If you use a lawnmower every week to keep your lawn looking like a smooth green carpet, it can be quite frustrating if the blade becomes rusty and refuses to cut through the grass evenly. Find out how you can detach and replace your lawnmower blade and what size socket you’ll need for the job:
Why Do You Need to Remove the Lawnmower Blade?
The need to remove and examine your blade arises when your lawnmower stops cutting the grass the way it used to. Whether you plan on sharpening the blade, trying to scrape the rust off it, or wish to replace it because it’s beyond repair, you need to switch off the motor and detach the blade before making any of these decisions.
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In order to remove the lawnmower blade, you need to unscrew the bolts using a socket wrench. Now, this is where the important part comes in: what size socket is suitable for your lawnmower?
The Right Socket Size For Your Mower’s Blade
Different lawnmowers models have different bolt sizes. The standard sizes include 1/2 inch, 5/8 inch, and ¾ inch ones. You need to select your socket accordingly. A socket wrench that isn’t the right size will not move your bolt and is likely to get stuck.
Keep an Eye Out for Rust
Before you start unscrewing the bolts, check for signs of rust. If your bolts show visible rusting or you suspect that there might be some rust not visible to the eye, spray them with oil. Wait for around 10-15 minutes before trying to loosen them.
Measuring Socket Size for Bolts
Socket wrench sets contain different socket heads with different sizes. Different sizes can be used to tighten or remove different-sized nuts and bolts. The right-sized socket head needs to create enough leverage to completely surround the bolt.
Generally, socket heads either have a 6 or 12-point head to create enough friction between the wrench and bolt head to prevent it from slipping off. Here is the simplest way to measure the socket size needed for the bolts you have:
Step 1: Size-Gauging for the Right Socket Head
To gauge the size of the bolt, insert the bolt shank into the hole of the socket wrench. You’ll know what the right hole size is if there is a tiny bit of space to wiggle the wrench around, but not enough that it slips out.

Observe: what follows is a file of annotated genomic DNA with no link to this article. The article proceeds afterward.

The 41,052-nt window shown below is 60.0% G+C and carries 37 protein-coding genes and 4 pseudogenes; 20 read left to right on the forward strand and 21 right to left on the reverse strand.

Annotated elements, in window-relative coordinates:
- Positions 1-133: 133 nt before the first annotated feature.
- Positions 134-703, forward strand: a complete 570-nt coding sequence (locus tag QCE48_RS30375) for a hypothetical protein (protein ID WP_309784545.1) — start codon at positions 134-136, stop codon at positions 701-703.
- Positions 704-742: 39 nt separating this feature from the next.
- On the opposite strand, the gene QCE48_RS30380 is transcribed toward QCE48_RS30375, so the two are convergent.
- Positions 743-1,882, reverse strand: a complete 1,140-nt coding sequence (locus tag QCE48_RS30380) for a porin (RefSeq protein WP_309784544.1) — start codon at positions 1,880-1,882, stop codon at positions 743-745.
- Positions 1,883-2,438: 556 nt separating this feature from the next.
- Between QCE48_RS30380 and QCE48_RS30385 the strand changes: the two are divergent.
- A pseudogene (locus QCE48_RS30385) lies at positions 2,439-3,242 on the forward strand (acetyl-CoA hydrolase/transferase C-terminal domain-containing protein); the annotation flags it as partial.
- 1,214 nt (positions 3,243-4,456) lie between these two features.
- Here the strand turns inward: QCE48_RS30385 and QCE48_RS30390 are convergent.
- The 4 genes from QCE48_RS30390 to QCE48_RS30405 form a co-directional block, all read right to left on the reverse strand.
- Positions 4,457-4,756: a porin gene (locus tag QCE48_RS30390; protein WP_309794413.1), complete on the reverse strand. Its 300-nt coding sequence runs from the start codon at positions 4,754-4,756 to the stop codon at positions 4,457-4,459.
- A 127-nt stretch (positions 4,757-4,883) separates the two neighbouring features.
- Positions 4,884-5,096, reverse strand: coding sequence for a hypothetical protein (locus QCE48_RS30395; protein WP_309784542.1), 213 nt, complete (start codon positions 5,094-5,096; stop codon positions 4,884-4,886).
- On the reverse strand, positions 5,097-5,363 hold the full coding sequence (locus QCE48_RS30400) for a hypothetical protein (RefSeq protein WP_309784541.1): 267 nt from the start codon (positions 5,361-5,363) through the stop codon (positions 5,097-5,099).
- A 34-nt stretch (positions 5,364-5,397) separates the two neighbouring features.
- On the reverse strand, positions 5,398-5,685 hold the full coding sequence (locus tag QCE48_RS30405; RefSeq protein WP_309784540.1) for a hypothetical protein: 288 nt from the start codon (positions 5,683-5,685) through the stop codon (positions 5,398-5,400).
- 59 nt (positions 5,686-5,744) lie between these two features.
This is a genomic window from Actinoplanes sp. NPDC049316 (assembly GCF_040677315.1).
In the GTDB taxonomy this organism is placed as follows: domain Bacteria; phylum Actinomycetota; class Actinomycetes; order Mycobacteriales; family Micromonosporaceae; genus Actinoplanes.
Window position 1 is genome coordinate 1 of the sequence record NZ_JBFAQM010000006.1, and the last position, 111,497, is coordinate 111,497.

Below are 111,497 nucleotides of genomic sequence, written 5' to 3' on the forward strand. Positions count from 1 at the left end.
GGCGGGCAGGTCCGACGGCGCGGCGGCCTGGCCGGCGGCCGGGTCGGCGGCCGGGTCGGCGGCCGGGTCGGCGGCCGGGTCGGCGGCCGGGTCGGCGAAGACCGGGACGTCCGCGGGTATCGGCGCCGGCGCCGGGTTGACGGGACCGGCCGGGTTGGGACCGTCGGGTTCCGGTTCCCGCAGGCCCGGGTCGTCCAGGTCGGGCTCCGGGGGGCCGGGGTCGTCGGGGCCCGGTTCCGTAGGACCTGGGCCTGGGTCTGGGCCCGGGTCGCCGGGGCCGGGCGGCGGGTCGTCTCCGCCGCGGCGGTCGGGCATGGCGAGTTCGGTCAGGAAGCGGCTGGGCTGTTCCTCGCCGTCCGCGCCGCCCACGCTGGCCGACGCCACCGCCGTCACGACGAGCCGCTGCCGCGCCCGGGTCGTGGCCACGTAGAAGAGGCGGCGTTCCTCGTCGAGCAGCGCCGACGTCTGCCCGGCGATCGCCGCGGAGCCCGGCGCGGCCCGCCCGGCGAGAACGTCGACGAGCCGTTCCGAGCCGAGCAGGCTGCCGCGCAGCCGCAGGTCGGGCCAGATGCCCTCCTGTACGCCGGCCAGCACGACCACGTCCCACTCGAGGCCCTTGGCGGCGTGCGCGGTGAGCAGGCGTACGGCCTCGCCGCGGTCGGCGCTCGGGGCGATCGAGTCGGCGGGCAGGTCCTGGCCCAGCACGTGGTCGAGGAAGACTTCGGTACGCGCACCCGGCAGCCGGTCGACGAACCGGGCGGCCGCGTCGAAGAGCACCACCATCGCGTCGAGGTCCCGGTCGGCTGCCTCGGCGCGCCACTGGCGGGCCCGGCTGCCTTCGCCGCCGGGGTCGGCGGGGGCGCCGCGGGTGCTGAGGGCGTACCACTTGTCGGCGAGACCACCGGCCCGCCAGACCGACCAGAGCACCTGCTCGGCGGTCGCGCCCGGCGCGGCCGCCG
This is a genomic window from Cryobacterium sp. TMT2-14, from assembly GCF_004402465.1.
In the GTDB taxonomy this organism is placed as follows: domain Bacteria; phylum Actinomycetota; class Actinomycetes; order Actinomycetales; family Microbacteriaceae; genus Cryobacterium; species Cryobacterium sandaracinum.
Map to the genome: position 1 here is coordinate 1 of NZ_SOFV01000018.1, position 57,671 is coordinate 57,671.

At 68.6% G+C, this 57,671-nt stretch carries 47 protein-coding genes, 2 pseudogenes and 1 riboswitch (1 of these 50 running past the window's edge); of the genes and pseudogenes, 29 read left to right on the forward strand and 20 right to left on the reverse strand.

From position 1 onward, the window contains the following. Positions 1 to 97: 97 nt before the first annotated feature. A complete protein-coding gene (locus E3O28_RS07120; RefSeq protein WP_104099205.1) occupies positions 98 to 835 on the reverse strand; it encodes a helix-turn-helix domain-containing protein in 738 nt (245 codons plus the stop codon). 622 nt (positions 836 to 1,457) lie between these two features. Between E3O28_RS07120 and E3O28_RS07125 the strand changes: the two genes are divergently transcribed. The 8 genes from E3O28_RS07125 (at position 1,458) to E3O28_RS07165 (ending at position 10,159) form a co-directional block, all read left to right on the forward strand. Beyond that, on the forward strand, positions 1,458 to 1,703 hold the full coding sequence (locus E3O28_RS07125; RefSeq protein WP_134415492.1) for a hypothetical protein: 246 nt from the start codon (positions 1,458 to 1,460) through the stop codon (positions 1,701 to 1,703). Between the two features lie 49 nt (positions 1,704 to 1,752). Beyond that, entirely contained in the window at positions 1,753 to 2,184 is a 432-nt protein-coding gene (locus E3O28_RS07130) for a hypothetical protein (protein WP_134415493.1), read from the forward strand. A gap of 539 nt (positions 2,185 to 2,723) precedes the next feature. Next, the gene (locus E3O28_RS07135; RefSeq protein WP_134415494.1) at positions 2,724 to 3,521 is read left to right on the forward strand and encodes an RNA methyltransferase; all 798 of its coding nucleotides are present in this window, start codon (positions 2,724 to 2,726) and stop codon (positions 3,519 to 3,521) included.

Step 2: Check the Bolt Size
Check the user manual of your lawnmower to find out the size of the bolts on the model you have. If you’ve misplaced your manual or can’t seem to find the bolt size, you can try the following methods:
The bolt size will be printed on the side of the bolt. Bolt sizes may be according to the standard metric system or the American National Standards Institute (ANSI). If the brand follows the metric system, the sizes will be in millimeters (for instance ½, ¾mm, etc.).
You can also make use of an online size chart where you can insert the size of the bolt head and find the size of the right socket head to use with it.
Step 3: Ready to Start to Work
The socket heads will also be sized according to the metric system. Choose the socket head with the size corresponding with the one on your bolt head. The amount of space to move the socket should be minimal.
Once you have the right-sized socket head, you’re ready to get started on removing the blade.
Step 4: Twist Anti-Clockwise
The blades of a lawnmower rotate clockwise as you use it. When you’re trying to detach the blade, turn the bolts in the counter-clockwise direction to loosen them.
Removing the Lawnmower Blade
Now that you know the socket size for the lawnmower, the next step is to start working on removing the blade:
Follow the Necessary Safety Precautions
Wear thick work gloves before you get started to avoid accidentally cutting your hand on the blade.
Set the parking blade of the lawnmower in place and remove the ignition key. Remove the power source (whether it’s a battery-operated or plugged into a power outlet). This will ensure that the lawnmower doesn’t start up accidentally at any point.
Lift Up the Lawnmower
Use a car jack (or a large-sized log if you don’t have one) and prop the lawnmower upwards to access the blade below. Make sure the mower is secured in place to prevent disasters where it slips out of place and injures you.
Wedge piece of wood between the tires to prevent them from moving around.
Keep Track of the Original Positioning of the Blade
Either write down or better yet, click a picture of the original position of the blade so that you’re not confused when you’re reattaching the blade.
Remove the Bolts
The part we’ve all been waiting for- using the socket head we’ve worked so hard to find to unscrew the bolts securing the mower blade. Twist counter-clockwise and store the bolts safely to ensure that they don’t get lost.
Repair the Blade
Repair your blunt blade or replace it if it’s worn out. During this time, clean out the bottom of the lawnmower which may have bits of grass and debris stuck in it.
Return the Blade into Place
Open the picture you took and start working on returning the blade into its original place. This time, twist the socket wrench clockwise to tighten the bolts.
Almost Ready to Mow
Remove the wooden blocks from in between the wheels and lower the mower onto the ground. Check the fuel level in the mower in case a refill is required. Start the mower to see if it’s running properly. If it is, you’re ready to start mowing your lawn.
Keeping Your Lawn Summer-Ready
Your lawnmower should ideally be serviced at least once a year (or more if it isn’t working properly). To make this task quick and easy, and to ensure that your lawnmower doesn’t get damaged, make sure that you have the right socket size for the lawnmower blade.
With the right socket head, detaching and replacing your blade will be simple. It will keep your bolts intact which is extremely important, especially if you’re using the same bolts with the new blade you’re planning on installing.